- Isn't that the same thing? - As a detective.
- Ah.
My mistake.
Enchantée, Trudy.
So what's with all the papers Nora has a hunch how the thief is going to try - to fence the pearls.
- They're gonna try to communicate using a Lost and Found ad.
The thief will post found and the fence will post lost and name a place for the thief to leave proof he's got the goods.
Pearls are from the ocean, so we're looking for something with reference to the sea or water.
Hey, how about this.
"Found - Short-hair Pomeranian "on Cherry Beach.
Owner must describe colour and pay for this ad.
" - Definitely not.
- Oh, here.
"Found - "clamshell handbag at the Crown Ascot Hotel.
- Unique item.
" - That's it.
No imagination though, they almost give the whole thing away.
Wait, here.
This morning's paper.
"Lost - "clamshell handbag.
"Bring to the ducks across the Poppy and Pauper, - 200 Winchester.
" - 200 Winchester.
- That's the Necropolis.
- Classic cemetery meet.
(martial jazz music) Well, now we just have to find the ducks across from the Poppy and the Paupers, Ms.
Detective.
War graves that could be what "poppy" means.
- Mhm.
- And there's the city graves for the poor, the "paupers".
This is where the city graves - meet the war graves.
- So what do you think they mean by the ducks? Oh, you've got to be kidding me! MORRIS! You no good, lying sack of (grunting) Morris, don't.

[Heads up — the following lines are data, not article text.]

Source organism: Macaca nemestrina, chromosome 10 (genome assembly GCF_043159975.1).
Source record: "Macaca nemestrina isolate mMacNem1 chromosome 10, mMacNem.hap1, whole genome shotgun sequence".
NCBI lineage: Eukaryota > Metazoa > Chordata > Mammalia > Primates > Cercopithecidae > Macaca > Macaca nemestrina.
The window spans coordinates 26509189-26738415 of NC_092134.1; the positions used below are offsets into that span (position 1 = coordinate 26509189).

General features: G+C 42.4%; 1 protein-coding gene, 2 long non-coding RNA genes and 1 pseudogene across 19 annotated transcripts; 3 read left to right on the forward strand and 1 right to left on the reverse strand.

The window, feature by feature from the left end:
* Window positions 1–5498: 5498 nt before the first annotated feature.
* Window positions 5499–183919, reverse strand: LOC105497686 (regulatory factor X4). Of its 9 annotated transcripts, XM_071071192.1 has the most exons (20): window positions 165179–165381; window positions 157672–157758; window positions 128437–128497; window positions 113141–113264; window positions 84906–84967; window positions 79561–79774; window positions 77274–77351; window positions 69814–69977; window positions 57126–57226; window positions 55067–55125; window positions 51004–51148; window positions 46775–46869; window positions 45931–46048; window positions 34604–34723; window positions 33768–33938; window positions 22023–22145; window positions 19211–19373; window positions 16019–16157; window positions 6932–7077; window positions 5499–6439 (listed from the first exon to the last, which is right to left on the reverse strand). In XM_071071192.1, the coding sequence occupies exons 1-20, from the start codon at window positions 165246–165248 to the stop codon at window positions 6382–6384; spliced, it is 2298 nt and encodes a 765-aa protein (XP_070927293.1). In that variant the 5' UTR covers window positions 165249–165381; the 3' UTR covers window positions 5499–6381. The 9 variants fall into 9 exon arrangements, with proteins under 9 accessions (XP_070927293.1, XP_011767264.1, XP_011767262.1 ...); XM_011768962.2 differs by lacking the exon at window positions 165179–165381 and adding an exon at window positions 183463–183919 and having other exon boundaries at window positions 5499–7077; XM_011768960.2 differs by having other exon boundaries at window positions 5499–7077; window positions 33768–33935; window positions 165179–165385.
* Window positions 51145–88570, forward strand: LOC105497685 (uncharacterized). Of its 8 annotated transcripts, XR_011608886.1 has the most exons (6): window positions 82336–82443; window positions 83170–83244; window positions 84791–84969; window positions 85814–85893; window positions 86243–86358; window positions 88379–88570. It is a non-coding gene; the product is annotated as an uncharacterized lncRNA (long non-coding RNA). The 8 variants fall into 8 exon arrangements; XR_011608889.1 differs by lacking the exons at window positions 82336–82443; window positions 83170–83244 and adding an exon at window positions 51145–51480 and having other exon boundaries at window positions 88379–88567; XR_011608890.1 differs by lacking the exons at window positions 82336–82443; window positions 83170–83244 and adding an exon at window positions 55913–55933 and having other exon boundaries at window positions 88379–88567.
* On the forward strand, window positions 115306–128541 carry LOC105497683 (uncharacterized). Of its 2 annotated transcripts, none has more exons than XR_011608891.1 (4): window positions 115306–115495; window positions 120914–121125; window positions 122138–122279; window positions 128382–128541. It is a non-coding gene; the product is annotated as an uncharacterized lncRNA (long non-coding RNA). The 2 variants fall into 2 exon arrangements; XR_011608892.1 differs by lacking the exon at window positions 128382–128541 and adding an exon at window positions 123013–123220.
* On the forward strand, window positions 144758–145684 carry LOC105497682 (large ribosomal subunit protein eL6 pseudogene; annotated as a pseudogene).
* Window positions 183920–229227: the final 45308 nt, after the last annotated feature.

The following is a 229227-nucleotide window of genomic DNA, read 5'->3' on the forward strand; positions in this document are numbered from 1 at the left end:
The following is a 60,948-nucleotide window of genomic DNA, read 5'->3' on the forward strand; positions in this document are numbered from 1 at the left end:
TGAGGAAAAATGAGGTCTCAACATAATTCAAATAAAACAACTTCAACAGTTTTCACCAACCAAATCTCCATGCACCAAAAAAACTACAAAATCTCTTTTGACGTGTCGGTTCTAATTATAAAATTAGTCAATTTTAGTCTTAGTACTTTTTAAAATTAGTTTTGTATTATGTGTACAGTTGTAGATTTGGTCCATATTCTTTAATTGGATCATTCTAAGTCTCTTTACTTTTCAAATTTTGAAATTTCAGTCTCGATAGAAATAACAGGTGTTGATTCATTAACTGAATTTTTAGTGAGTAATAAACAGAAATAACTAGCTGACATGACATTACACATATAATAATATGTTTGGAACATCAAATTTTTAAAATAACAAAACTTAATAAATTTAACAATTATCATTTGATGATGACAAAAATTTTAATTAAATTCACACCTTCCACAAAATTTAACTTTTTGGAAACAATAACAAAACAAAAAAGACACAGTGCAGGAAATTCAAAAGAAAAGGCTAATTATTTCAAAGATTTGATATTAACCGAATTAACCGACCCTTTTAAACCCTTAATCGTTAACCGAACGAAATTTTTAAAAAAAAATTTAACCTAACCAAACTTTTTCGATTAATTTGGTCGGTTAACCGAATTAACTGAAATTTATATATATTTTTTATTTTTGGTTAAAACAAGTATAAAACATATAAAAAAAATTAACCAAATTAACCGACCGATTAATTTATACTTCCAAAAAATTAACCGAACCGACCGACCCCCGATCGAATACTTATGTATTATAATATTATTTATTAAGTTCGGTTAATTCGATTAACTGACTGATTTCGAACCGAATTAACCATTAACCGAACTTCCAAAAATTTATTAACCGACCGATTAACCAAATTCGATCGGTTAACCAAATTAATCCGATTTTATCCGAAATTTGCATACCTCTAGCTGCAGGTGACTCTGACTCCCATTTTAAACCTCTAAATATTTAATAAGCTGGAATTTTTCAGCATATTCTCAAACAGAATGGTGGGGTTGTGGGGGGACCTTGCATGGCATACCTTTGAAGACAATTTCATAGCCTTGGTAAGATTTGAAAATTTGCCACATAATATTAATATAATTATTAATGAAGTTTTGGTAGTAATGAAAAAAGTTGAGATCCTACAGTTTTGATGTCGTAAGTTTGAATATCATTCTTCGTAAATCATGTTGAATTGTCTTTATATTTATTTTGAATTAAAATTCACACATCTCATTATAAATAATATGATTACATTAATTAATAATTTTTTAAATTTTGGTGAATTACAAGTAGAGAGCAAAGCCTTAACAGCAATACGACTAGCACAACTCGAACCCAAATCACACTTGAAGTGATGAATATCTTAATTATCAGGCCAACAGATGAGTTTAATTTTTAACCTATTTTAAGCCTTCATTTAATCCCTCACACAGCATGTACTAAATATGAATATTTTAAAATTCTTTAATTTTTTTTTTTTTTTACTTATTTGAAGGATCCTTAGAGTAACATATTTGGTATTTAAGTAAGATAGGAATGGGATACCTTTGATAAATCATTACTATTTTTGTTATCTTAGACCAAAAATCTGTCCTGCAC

Carved from soap and covered in boot black.
Ugh! He never could stomach violence.
Thank you.
Now at the risk of sounding repetitive, where are my pearls? I don't know.
(screaming) You know I can break it.
You've seen me do it.
All right.
I I don't know where the pearls are, not yet.
(groaning) OK.
OK.
I checked the classifieds after you told us how the scam went down.
- I couldn't help myself! - And Jack? Doesn't know a thing about this.
That's the truth.
All right Morris, where's the drop? The ducks across from the poppies and the pauper? Which grave? - I know which one.
- You do? (whimpering) Oh.
Ow.
(chuckling) This is funny to you? Oh, come on.
Ned would've loved that he was being used for a drop! Oh.
Yeah, well.
Nice to think he's buried beside me.
Nicer to know I'm not in there.
Oh They're just flowers.
I come by every once in a while.
You don't need to get all sentimental about it.
You never told me how he died.
Some kids were in a brawl.